The blogger continues with some questions: ‘Are the men we see pictured here perpetrators of state-sponsored violence, are they victims of racism, or is it possible that both of these things may be true at the same time? Are they being attacked in retaliation or in the course of a battle, or are they taken for mercenaries simply on the basis of their skin color? Is this just one more instance of non-citizens falling victim to a conflict that is not their own?’
Nonetheless, the assault on black Africans is disturbing, not least because the uprisings in North Africa have been framed within an Arab/Middle East context, not just by Western media but more importantly by Al Jazeera, which itself has become part of the revolutionary story. This in itself further antagonises Arab—African/Arab—black tensions and also raises the monumental question as to who is an African and what do we mean by Africa. Pambazuka News editor Firoze Manji addresses this in a recent interview with Al Jazeera — could this possibly be a response to growing criticism of their framing the North African uprisings solely in an ‘Arab’ context?
‘Egypt is in Africa. We should not fool about with the attempts of the North to segregate the countries of North Africa from the rest of the continent … Their histories have been intertwined for millennia. Some Egyptians may not feel they are Africans, but that is neither here nor there. They are part of the heritage of the continent.’
Connected to this are questions raised by mainstream media, bloggers and tweeters as to whether other parts of the continent — the term used is ‘sub-Saharan Africa’ which in itself is a loaded descriptive — will rise up against oppressive regimes. Countries such as Gabon, Cameroon and Zimbabwe have been mentioned in this context.
A further point is which conflicts, revolutions and uprisings are being reported and how are they being framed. Last week Kenyan blogger Ory Okollah started a campaign with her tweet ‘On global media and African protests, “Why are Anderson Cooper and Nick Kristoff not in CÃ´te d’Ivoire?”’ Others took up the call and began re-tweeting for media coverage outside of North Africa.
CÃ´te d’Ivoire remains one of African stories hardly anyone is talking about, least of all Anderson Cooper who claimed he would respond by 28 February:
However, a week after Kenyan Pundit’s call, CÃ´te d’Ivoire remains @philinthe: ‘The Story no one is Talking About http://su.pr/2vJpb2 #civ2010 #IvoryCoast @cnn@andersoncooper @nickkristof @nbcnightlynews @ariannahuff’.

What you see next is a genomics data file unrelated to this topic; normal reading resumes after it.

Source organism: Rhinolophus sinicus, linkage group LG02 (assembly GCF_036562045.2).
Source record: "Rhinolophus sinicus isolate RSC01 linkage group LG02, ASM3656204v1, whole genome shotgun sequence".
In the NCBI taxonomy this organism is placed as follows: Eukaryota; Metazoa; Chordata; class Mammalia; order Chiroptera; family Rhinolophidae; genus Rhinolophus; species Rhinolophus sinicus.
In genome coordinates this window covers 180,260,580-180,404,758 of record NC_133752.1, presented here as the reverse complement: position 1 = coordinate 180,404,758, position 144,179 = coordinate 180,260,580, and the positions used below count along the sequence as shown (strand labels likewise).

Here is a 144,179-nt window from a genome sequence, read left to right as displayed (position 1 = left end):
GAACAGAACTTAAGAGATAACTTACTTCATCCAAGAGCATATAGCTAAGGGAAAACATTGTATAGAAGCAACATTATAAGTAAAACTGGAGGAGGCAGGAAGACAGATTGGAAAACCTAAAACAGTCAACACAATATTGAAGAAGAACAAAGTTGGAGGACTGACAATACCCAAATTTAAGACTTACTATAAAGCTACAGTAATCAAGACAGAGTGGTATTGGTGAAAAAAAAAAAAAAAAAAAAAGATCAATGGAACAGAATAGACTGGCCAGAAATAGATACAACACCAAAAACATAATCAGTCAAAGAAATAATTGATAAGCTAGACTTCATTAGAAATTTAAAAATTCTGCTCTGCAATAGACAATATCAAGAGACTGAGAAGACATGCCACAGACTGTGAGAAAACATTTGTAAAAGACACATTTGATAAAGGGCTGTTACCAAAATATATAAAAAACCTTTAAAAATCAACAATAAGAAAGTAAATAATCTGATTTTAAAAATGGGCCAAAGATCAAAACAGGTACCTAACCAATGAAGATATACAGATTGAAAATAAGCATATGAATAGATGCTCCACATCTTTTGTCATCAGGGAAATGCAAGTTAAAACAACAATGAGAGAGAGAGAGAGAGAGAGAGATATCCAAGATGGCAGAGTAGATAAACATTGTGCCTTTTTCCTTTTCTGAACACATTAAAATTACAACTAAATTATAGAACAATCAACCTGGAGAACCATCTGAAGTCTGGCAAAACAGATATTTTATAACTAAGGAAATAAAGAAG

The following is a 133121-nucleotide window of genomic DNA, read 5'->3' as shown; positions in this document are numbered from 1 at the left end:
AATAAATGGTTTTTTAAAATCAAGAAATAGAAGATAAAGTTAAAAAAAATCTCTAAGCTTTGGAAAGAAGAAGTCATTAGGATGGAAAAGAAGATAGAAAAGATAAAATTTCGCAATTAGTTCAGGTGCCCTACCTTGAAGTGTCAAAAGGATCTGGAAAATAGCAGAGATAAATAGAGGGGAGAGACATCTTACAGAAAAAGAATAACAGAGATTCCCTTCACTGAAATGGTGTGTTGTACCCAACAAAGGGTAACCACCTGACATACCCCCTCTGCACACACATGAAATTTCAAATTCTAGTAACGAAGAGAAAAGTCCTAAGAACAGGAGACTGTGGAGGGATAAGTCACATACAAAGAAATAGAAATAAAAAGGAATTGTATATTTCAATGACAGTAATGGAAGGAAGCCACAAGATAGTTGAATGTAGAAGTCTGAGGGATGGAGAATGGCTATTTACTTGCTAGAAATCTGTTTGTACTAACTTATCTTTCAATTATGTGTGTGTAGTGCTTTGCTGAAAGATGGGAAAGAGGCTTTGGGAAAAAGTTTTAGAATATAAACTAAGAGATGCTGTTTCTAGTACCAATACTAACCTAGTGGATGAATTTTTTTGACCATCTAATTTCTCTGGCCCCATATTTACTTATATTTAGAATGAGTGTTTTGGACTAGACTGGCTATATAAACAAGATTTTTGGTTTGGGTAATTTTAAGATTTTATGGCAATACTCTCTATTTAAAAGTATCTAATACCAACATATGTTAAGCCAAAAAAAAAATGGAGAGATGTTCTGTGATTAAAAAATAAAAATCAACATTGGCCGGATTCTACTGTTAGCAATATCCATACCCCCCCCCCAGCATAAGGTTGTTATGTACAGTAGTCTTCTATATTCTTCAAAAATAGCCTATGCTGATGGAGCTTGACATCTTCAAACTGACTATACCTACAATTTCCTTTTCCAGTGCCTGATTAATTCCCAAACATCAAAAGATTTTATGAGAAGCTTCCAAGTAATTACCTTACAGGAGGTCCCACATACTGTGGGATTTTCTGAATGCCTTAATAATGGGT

African Newsbot again reminds us of the ‘other’ African crisis:
@africanNewsBot: Don’t Forget Africa’s Other Displacement Crisis, Says IOM: With more than 129,500 people no… http://bit.ly/fZ10Cd #africa #cotedivoire
Reports estimate as many as 70,000 Ivorian refugees fleeing into neighbouring Liberia. @scarlettlion based in Monroiva published photos of refugees arriving in the country [UNHCR protecting their photos – so much for creative commons]
@connectionivoir reports on fights and explosions in the capital as fighting between security forces and supporters of Alassane Ouattara and President Laurent Gbagbo. In the north of the country millions are without water and electricity. They point to the similarities between Gaddafi and Gbagbo. Both see themselves as Pan-Africanist socialist leaders but at the same time embrace capitalism and investment by Western corporations, stealing vast amounts of dollars from the people.
Last week Cameroonians took to the streets in what has so far been a limited uprising immediately put down by the armed forces of President Paul Biya. Kah Walla, the founder of Cameroon O’Bosso (Cameroon lets go) was among the 300 protestors last week, many of whom were beaten, as shown in this YouTube video. She wrote about her experience here on Pambazuka News. Her diary of what happened is important because it speaks to the courage and determination of a small group of people, which is all it takes to start a revolution. She writes:
‘They wanted to stop us from protesting, we protested. We have a non-violent philosophy, which we maintained in the face of extreme violence. An incredible force of young Cameroonians. We started out almost 300 and ended up less than 50 but (being a) nugget has banished fear, for ourselves and for many other Cameroonians. The population did not join us in droves, but: not one person out of hundreds complained about the blocking on the road; If we ever doubted it, we now have extreme clarity on the absolute need for change and the absolute need for unwavering determination in bringing it about in our country.’ Six members of Cameroon O’Bosso have been arrested and remain in detention.